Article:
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This post was originally published by the Global Social Service Workforce Alliance. Photo courtesy of Social Workers Sierra Leone.
The number of confirmed cases of Ebola is quickly climbing past 6,200. On September 20, U.N. Secretary-General Ban Ki-moon launched the historic U.N. Mission for Ebola Emergency Response (UNMEER), underscoring how a comprehensive, multisectoral response will be ever more critical as Ebola’s far-reaching health, security, political, economic, and social impacts on West Africa become more evident
.For every person infected, many others are affected. Family members lose loved ones, children lose their parents, students lose teachers, employers lose key staff. And scores of responders have witnessed extreme suffering and continue to work in exceedingly stressful environments.
Who is addressing the social impacts of Ebola?
Fortunately, skilled social service workers are helping prevent the spread of the disease and addressing its wide-ranging social impacts.
They build awareness and combat myths about Ebola in an intense environment of fear and stigma.
Social service workers contribute to the care, support, promotion of rights, and empowerment of vulnerable populations. All functional levels of this workforce have vital roles to play in West Africa’s Ebola response, including:
Social service workers are trained community mobilizers and trusted community members. They help to build awareness and combat myths about Ebola in an intense environment of fear and stigma.
They recognize that stigma further isolates people and blocks access to care and support, which in turn contributes to the continued spread of the disease.
When parents die of Ebola, their children are sometimes found roaming the streets.
For example, in Liberia, social workers from the Ministry of Health and Social Welfare and nongovernmental organization staff have been trained by the International Committee of the Red Crossand are carrying out awareness-raising campaigns in communities, marketplaces, and homes. Others are carrying out sensitization campaigns, organizing dramas, carrying out home visits, and staffing hotlines with responders trained in psychosocial support.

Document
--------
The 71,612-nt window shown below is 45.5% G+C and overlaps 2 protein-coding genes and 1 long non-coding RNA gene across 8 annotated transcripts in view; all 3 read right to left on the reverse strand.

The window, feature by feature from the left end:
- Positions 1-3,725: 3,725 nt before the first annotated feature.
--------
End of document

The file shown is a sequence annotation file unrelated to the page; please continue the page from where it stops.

In Sierra Leone, Social Workers Sierra Leone is working among homeless youth in Freetown, a population not included in the government’s home-to-home Ebola education campaign during the country’s three-day lockdown.
And in neighboring Guinea, the International Federation of Red Cross and Red Crescent Societies is working with the Red Cross Society of Guinea, the Ministry of Health, World Health Organization, and Medecins Sans Frontiers to manage the epidemic, raise community awareness, and provide psychosocial support to affected families.
Social service workers also help to ensure that children made vulnerable by Ebola are protected from further harm.
According to UNICEF, when parents die of Ebola, their children are sometimes found roaming the streets without parental care, proper shelter, health care, or nutrition. This can be a result of stigma and rejection, as the children are seen in their communities as sources of infection.
Typical systems of care are interrupted and those who would typically take children in refuse to care for them due to fear of contamination.
Social service workers charged with addressing mental health and psychosocial support
Ebola brings with it not only physical suffering for those infected, but also feelings of panic, shock, loss, grief, shame, suspicion, and anger to both victims and survivors. Increased challenges and stressors during such an emergency—such as food insecurity, loss of family income, interruptions in schooling and access to health care—make matters worse.
Specially trained social service workers help Ebola responders manage stress, self-care, grief, and loss.
To assist social service workers responding to the Ebola crisis, the International Federation of Red Cross and Red Crescent Societies’ briefing note on Psychosocial support during an outbreak of Ebola virus disease provides targeted information on psychosocial issues related to Ebola, key messages, and recommendations for providing psychosocial support. And the World Health Organization has adapted a handbook on psychosocial first aid to focus on the Ebola crisis.
In Liberia, UNICEF is sending mental health specialists to Ebola treatment units and holding centers to provide psychosocial support to patients and their families.
Specially trained social service workers help Ebola responders—including health workers, body removal teams, volunteers, and government and NGO staff—manage stress, self-care, grief, and loss.
The unsung heroes of the Ebola epidemic
Social service workers are some of the unsung heroes of the Ebola epidemic. They work around the clock to help prevent the spread of the disease and address its widespread social consequences.
As more and more countries commit the support of their trained health professionals to treat an increasing number of patients, so too must we recognize the importance of social service workers and the many roles they are playing—from raising community awareness to providing social support to patients and survivors—in the midst of this epidemic.
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